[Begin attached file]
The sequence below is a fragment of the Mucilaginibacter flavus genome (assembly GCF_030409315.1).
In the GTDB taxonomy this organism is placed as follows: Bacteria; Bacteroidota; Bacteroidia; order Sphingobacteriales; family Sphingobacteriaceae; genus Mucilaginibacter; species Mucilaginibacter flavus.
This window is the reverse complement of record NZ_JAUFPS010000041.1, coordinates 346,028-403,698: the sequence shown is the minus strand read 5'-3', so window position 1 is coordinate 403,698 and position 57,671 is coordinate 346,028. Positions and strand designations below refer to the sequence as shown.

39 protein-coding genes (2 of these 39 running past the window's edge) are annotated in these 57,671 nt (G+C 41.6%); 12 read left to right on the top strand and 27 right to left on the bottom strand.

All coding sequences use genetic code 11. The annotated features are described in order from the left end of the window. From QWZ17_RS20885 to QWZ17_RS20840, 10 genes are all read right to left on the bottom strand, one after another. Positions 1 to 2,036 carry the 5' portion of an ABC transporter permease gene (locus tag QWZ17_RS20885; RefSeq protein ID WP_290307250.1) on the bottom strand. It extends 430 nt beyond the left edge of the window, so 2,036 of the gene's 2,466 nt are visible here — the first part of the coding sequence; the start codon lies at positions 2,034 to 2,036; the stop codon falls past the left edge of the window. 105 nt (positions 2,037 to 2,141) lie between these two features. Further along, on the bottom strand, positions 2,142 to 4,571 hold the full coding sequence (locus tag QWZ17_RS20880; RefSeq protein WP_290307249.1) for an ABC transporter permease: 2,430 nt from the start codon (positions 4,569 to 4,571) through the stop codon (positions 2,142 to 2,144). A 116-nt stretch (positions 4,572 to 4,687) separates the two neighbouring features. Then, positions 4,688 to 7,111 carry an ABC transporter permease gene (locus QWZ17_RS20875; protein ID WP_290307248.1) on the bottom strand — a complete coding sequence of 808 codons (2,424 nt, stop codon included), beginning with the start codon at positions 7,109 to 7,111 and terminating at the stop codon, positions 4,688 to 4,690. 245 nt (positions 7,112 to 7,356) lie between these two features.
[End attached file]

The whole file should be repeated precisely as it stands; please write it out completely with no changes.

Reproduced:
The sequence below is a fragment of the Mucilaginibacter flavus genome (assembly GCF_030409315.1).
In the GTDB taxonomy this organism is placed as follows: Bacteria; Bacteroidota; Bacteroidia; order Sphingobacteriales; family Sphingobacteriaceae; genus Mucilaginibacter; species Mucilaginibacter flavus.
This window is the reverse complement of record NZ_JAUFPS010000041.1, coordinates 346,028-403,698: the sequence shown is the minus strand read 5'-3', so window position 1 is coordinate 403,698 and position 57,671 is coordinate 346,028. Positions and strand designations below refer to the sequence as shown.

39 protein-coding genes (2 of these 39 running past the window's edge) are annotated in these 57,671 nt (G+C 41.6%); 12 read left to right on the top strand and 27 right to left on the bottom strand.

All coding sequences use genetic code 11. The annotated features are described in order from the left end of the window. From QWZ17_RS20885 to QWZ17_RS20840, 10 genes are all read right to left on the bottom strand, one after another. Positions 1 to 2,036 carry the 5' portion of an ABC transporter permease gene (locus tag QWZ17_RS20885; RefSeq protein ID WP_290307250.1) on the bottom strand. It extends 430 nt beyond the left edge of the window, so 2,036 of the gene's 2,466 nt are visible here — the first part of the coding sequence; the start codon lies at positions 2,034 to 2,036; the stop codon falls past the left edge of the window. 105 nt (positions 2,037 to 2,141) lie between these two features. Further along, on the bottom strand, positions 2,142 to 4,571 hold the full coding sequence (locus tag QWZ17_RS20880; RefSeq protein WP_290307249.1) for an ABC transporter permease: 2,430 nt from the start codon (positions 4,569 to 4,571) through the stop codon (positions 2,142 to 2,144). A 116-nt stretch (positions 4,572 to 4,687) separates the two neighbouring features. Then, positions 4,688 to 7,111 carry an ABC transporter permease gene (locus QWZ17_RS20875; protein ID WP_290307248.1) on the bottom strand — a complete coding sequence of 808 codons (2,424 nt, stop codon included), beginning with the start codon at positions 7,109 to 7,111 and terminating at the stop codon, positions 4,688 to 4,690. 245 nt (positions 7,112 to 7,356) lie between these two features.